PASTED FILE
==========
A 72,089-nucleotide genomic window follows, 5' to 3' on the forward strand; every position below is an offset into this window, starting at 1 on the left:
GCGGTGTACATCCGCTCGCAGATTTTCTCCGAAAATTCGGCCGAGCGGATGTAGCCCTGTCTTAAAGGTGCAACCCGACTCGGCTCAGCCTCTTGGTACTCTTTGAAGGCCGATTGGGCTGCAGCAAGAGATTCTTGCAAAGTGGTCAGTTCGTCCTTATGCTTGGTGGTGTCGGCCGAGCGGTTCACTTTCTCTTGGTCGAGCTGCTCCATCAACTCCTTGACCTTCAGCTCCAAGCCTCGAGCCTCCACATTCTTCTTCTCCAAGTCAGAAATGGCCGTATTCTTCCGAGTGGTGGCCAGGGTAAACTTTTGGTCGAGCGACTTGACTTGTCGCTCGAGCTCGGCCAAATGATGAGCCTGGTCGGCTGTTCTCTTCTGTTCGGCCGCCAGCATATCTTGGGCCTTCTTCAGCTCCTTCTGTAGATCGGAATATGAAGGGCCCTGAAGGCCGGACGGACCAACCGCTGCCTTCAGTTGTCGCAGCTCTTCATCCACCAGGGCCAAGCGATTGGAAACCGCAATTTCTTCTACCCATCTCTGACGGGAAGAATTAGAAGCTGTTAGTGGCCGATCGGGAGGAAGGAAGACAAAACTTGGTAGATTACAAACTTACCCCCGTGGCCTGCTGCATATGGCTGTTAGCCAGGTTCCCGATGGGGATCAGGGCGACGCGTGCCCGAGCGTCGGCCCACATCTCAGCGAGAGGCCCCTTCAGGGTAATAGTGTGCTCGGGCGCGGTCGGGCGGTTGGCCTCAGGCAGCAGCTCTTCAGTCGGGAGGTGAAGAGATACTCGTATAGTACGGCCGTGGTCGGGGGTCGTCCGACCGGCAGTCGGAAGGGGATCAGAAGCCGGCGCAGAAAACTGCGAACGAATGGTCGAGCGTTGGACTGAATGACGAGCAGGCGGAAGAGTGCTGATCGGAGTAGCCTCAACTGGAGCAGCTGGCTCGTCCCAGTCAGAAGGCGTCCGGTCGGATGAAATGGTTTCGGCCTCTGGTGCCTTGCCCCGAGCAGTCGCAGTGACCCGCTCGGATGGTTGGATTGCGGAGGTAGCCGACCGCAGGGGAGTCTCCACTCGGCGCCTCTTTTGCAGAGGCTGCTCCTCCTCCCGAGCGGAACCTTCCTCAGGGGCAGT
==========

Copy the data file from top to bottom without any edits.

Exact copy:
A 72,089-nucleotide genomic window follows, 5' to 3' on the forward strand; every position below is an offset into this window, starting at 1 on the left:
GCGGTGTACATCCGCTCGCAGATTTTCTCCGAAAATTCGGCCGAGCGGATGTAGCCCTGTCTTAAAGGTGCAACCCGACTCGGCTCAGCCTCTTGGTACTCTTTGAAGGCCGATTGGGCTGCAGCAAGAGATTCTTGCAAAGTGGTCAGTTCGTCCTTATGCTTGGTGGTGTCGGCCGAGCGGTTCACTTTCTCTTGGTCGAGCTGCTCCATCAACTCCTTGACCTTCAGCTCCAAGCCTCGAGCCTCCACATTCTTCTTCTCCAAGTCAGAAATGGCCGTATTCTTCCGAGTGGTGGCCAGGGTAAACTTTTGGTCGAGCGACTTGACTTGTCGCTCGAGCTCGGCCAAATGATGAGCCTGGTCGGCTGTTCTCTTCTGTTCGGCCGCCAGCATATCTTGGGCCTTCTTCAGCTCCTTCTGTAGATCGGAATATGAAGGGCCCTGAAGGCCGGACGGACCAACCGCTGCCTTCAGTTGTCGCAGCTCTTCATCCACCAGGGCCAAGCGATTGGAAACCGCAATTTCTTCTACCCATCTCTGACGGGAAGAATTAGAAGCTGTTAGTGGCCGATCGGGAGGAAGGAAGACAAAACTTGGTAGATTACAAACTTACCCCCGTGGCCTGCTGCATATGGCTGTTAGCCAGGTTCCCGATGGGGATCAGGGCGACGCGTGCCCGAGCGTCGGCCCACATCTCAGCGAGAGGCCCCTTCAGGGTAATAGTGTGCTCGGGCGCGGTCGGGCGGTTGGCCTCAGGCAGCAGCTCTTCAGTCGGGAGGTGAAGAGATACTCGTATAGTACGGCCGTGGTCGGGGGTCGTCCGACCGGCAGTCGGAAGGGGATCAGAAGCCGGCGCAGAAAACTGCGAACGAATGGTCGAGCGTTGGACTGAATGACGAGCAGGCGGAAGAGTGCTGATCGGAGTAGCCTCAACTGGAGCAGCTGGCTCGTCCCAGTCAGAAGGCGTCCGGTCGGATGAAATGGTTTCGGCCTCTGGTGCCTTGCCCCGAGCAGTCGCAGTGACCCGCTCGGATGGTTGGATTGCGGAGGTAGCCGACCGCAGGGGAGTCTCCACTCGGCGCCTCTTTTGCAGAGGCTGCTCCTCCTCCCGAGCGGAACCTTCCTCAGGGGCAGT